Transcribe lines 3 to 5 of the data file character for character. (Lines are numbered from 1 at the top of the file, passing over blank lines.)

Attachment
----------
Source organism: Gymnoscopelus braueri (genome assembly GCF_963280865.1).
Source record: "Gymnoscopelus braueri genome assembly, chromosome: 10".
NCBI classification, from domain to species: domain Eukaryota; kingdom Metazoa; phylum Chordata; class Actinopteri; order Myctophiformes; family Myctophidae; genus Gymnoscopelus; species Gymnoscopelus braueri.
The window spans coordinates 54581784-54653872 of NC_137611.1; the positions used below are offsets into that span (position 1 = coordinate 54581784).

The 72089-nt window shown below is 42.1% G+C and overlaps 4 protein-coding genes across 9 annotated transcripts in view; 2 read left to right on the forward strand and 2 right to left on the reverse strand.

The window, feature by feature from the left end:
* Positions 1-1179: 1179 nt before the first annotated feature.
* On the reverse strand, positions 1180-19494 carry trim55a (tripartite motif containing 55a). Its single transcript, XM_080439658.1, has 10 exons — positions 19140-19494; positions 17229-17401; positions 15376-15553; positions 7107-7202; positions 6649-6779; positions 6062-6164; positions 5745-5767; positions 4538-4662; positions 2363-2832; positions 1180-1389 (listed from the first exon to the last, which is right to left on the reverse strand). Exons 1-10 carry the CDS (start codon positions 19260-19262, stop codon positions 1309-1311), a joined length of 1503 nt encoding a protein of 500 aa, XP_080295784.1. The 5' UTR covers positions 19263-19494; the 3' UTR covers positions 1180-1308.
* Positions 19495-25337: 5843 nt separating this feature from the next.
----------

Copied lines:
NCBI classification, from domain to species: domain Eukaryota; kingdom Metazoa; phylum Chordata; class Actinopteri; order Myctophiformes; family Myctophidae; genus Gymnoscopelus; species Gymnoscopelus braueri.
The window spans coordinates 54581784-54653872 of NC_137611.1; the positions used below are offsets into that span (position 1 = coordinate 54581784).

The 72089-nt window shown below is 42.1% G+C and overlaps 4 protein-coding genes across 9 annotated transcripts in view; 2 read left to right on the forward strand and 2 right to left on the reverse strand.